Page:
DEFENSE LAWYERS ON TRIBUNAL’S LEGACY
The Association of the Defense Counsels organized a conference on the legacy of the Tribunal in The Hague. The Tribunal’s President Meron noted at the beginning that although many people don’t agree with the recent appellate judgments, in his view, the judgments show the value of a fair trial. In the opinion of some defense counsels, the recent acquittals show that ‘the Appeals Chamber has only now started rendering fair judgments’
Two days after the Sarajevo conference marking the 20th anniversary of the International Criminal Tribunal for the former Yugoslavia, the Association of the Defense Counsels practicing before the Tribunal in The Hague organized its conference on the Tribunal’s legacy. The representatives of the OTP didn’t attend; they were absent from the Sarajevo event too. The Sarajevo conference was marked by harsh criticism and protests of the representatives of the victims’ associations and civil society organizations directed primarily at the Tribunal’s President Meron. The meeting in The Hague was more moderate in criticism and more generous in praise.
The Association’s president Novak Lukic opened the conference expressing his regret that the representatives of many of the embassies had not even responded to the invitations. That, in Lukic’s words, ‘might speak about the public image of defense counsels’. President Meron was the next speaker. He spoke about the ‘extremely painful’ visit to the Tomasica grave and to talks with the representatives of the victims’ associations in Prijedor and Sarajevo. President Meron stressed the importance of the Tribunal’s legacy. As he said, the Tribunal is ‘the keeper of evidence and information about the tragic events in the former Yugoslavia’. He mentioned in passing the latest appellate judgments, which have led many to see a change in the Tribunal’s course. President Meron merely noted that many people didn’t agree with them, but they nevertheless show the value of a fair trial, and that is ‘crucial for everything that the Tribunal has done until now’.
In the first panel discussion on the rights of the accused, Belgrade lawyer Mira Tapuskovic spoke about the equality of arms between the prosecution and the defense. Tapuskovic criticized the lack of funds available to the defense counsels. In his presentation on the right of confrontation, former Tribunal judge Iain Bonomy stressed that opting for an aggressive approach didn’t always yield positive results for the defense. Bonomy remarked he was aware of the recent ‘unfortunate events and criticism of the judgments’, expressing his belief that the Tribunal would overcome those difficulties. Finally, defense counsel Christopher Gosnell spoke about the right of appeal, noting that the ‘high level of anxiety’ accompanied the appellate proceedings. In Gosnell’s words, the Tribunal’s final judgments were a ‘hazardous opportunity’.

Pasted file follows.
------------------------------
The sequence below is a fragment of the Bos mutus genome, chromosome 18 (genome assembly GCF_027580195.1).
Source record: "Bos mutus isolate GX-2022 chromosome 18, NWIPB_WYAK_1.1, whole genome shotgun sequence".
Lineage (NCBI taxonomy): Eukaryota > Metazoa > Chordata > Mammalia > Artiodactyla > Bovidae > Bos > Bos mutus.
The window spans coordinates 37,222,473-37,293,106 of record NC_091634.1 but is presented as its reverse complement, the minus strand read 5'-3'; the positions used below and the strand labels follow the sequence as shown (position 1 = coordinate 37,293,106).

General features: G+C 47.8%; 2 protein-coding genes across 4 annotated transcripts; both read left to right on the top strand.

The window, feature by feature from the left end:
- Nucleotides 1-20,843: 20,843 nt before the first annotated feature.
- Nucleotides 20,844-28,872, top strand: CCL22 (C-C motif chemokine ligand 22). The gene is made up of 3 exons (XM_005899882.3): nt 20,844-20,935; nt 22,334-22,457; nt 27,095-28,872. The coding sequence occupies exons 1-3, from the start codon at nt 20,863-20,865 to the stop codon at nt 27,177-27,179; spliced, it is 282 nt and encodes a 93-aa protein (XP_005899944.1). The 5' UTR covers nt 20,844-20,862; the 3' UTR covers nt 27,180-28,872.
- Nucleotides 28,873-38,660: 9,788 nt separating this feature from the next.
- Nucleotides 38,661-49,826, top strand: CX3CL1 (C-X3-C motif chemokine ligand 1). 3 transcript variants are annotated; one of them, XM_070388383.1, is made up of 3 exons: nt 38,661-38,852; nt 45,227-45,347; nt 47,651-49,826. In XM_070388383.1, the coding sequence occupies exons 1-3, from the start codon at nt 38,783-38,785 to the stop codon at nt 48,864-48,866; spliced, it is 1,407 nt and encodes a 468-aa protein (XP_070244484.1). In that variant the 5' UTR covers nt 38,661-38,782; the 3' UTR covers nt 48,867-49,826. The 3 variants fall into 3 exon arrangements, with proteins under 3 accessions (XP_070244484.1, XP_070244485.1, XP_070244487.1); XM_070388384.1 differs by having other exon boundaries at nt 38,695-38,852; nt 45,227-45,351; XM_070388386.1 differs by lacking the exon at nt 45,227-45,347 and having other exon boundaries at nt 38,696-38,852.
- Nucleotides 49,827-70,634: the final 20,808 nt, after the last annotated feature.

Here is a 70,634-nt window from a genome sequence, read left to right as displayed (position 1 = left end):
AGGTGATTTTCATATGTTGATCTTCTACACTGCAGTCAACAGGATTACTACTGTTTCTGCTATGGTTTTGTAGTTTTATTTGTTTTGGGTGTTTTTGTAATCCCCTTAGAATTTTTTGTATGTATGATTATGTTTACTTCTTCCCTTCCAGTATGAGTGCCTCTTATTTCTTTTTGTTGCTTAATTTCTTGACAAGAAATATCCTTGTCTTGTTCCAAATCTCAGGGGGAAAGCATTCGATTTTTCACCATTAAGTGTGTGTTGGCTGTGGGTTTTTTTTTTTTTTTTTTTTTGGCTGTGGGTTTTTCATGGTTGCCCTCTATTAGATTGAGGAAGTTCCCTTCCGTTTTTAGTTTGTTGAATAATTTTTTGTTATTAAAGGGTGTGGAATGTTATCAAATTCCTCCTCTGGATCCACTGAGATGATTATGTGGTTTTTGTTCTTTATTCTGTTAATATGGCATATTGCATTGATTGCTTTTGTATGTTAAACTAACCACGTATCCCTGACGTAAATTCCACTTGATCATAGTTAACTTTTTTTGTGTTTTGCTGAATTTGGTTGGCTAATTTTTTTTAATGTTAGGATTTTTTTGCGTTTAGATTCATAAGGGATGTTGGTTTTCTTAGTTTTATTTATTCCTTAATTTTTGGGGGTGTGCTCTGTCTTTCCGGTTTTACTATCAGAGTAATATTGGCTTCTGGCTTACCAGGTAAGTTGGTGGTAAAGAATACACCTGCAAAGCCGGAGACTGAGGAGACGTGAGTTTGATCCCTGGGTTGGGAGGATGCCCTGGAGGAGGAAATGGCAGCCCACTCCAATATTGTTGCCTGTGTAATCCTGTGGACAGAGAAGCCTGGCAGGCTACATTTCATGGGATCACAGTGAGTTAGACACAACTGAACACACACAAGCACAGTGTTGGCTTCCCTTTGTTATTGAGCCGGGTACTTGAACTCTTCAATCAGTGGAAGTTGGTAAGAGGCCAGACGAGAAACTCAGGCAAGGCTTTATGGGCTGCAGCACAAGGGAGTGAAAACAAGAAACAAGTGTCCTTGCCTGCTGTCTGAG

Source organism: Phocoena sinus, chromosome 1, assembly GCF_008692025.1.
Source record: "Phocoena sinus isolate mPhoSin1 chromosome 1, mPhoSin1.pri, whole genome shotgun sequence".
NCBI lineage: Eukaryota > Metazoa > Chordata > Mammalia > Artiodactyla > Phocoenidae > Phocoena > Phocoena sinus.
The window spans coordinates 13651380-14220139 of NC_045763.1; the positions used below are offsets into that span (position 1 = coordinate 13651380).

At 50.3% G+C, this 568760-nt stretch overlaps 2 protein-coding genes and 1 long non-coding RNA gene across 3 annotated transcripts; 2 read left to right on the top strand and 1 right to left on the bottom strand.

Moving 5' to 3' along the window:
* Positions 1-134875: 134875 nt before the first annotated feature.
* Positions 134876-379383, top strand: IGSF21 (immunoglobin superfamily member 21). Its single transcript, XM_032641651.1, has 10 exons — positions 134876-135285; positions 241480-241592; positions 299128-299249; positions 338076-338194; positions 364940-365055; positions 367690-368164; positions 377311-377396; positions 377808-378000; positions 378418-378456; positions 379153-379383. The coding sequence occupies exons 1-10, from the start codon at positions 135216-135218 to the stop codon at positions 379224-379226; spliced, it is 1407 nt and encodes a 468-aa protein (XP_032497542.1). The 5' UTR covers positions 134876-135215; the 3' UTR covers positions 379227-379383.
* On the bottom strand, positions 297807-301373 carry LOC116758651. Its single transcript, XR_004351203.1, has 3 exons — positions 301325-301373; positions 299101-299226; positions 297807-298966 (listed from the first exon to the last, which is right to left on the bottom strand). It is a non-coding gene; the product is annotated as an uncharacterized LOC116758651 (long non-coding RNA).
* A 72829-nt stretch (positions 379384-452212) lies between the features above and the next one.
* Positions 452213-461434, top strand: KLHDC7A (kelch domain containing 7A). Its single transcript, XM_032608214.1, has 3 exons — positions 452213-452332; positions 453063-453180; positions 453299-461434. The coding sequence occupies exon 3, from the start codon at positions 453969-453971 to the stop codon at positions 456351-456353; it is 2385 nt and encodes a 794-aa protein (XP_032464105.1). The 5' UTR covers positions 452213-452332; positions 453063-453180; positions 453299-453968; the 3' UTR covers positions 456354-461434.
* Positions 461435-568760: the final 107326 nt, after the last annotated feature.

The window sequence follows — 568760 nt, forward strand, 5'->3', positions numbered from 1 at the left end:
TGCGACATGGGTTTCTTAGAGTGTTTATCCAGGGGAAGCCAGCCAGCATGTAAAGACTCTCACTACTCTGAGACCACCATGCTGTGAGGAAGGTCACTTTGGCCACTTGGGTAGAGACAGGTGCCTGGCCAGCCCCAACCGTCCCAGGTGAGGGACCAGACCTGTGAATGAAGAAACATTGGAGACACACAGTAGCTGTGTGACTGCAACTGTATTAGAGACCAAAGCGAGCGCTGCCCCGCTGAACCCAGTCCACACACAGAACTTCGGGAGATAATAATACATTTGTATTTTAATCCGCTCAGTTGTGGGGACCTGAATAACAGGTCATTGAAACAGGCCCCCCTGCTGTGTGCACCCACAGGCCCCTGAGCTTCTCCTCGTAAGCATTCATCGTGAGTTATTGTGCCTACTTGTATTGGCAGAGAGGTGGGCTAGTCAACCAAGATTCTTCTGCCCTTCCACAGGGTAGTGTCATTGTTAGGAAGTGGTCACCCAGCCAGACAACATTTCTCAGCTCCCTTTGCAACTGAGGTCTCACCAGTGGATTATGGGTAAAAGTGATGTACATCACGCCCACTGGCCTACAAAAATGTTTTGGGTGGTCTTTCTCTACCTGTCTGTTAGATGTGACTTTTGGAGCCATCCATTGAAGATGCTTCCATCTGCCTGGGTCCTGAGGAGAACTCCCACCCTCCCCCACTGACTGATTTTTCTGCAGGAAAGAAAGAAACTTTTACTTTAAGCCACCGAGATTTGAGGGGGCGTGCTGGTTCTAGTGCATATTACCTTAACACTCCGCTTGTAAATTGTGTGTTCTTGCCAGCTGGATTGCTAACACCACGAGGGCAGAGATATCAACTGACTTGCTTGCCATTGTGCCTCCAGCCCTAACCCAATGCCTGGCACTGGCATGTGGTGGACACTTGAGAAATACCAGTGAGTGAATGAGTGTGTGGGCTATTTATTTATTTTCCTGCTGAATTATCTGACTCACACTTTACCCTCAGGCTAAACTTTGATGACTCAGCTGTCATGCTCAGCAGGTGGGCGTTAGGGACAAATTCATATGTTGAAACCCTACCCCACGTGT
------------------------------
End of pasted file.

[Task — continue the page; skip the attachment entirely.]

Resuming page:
In response to a question, US lawyer Michael Karnavas said that the Appeals Chamber had only recently started rendering fair judgments, an obvious reference to the acquittals of some of the accused. Karnavas’s colleague from Canada Gosnell corrected Karnavas, noting that in the meantime the defense lawyers may have become ‘more skilled’ and their appellate motions ‘better worded’.
In the part of the discussion dedicated to the public nature of trials, Karnavas spoke about witness protection: in some cases, as many as 50 per cent of witnesses have testified with protective measures. British lawyer Steven Kay spoke about the repercussions of the Rule on matters not subject to disclosure. Defense counsel Gregor Guy Smith addressed the issue of the ethics of communications with the media.
In the afternoon, the discussion focused on the role of the Association of the Defense Counsel practicing before the Tribunal. Judges Bakone Moloto and defense lawyers Eugene O’Sullivan and Stephane Bourgon spoke about the importance of their role and the future of the associations of defense counsels practicing before international criminal tribunals.
As the conference drew to a close, there was a debate about the Tribunal’s legacy, the expectations and the actual situation, the perception of the Tribunal in the countries of the former Yugoslavia and the challenges defense lawyers face practicing international criminal law. Defense lawyers Colleen Rohan and Edina Residovic as well as former defense counsel turned judge Howard Morrison participated in the panel offering their insights.
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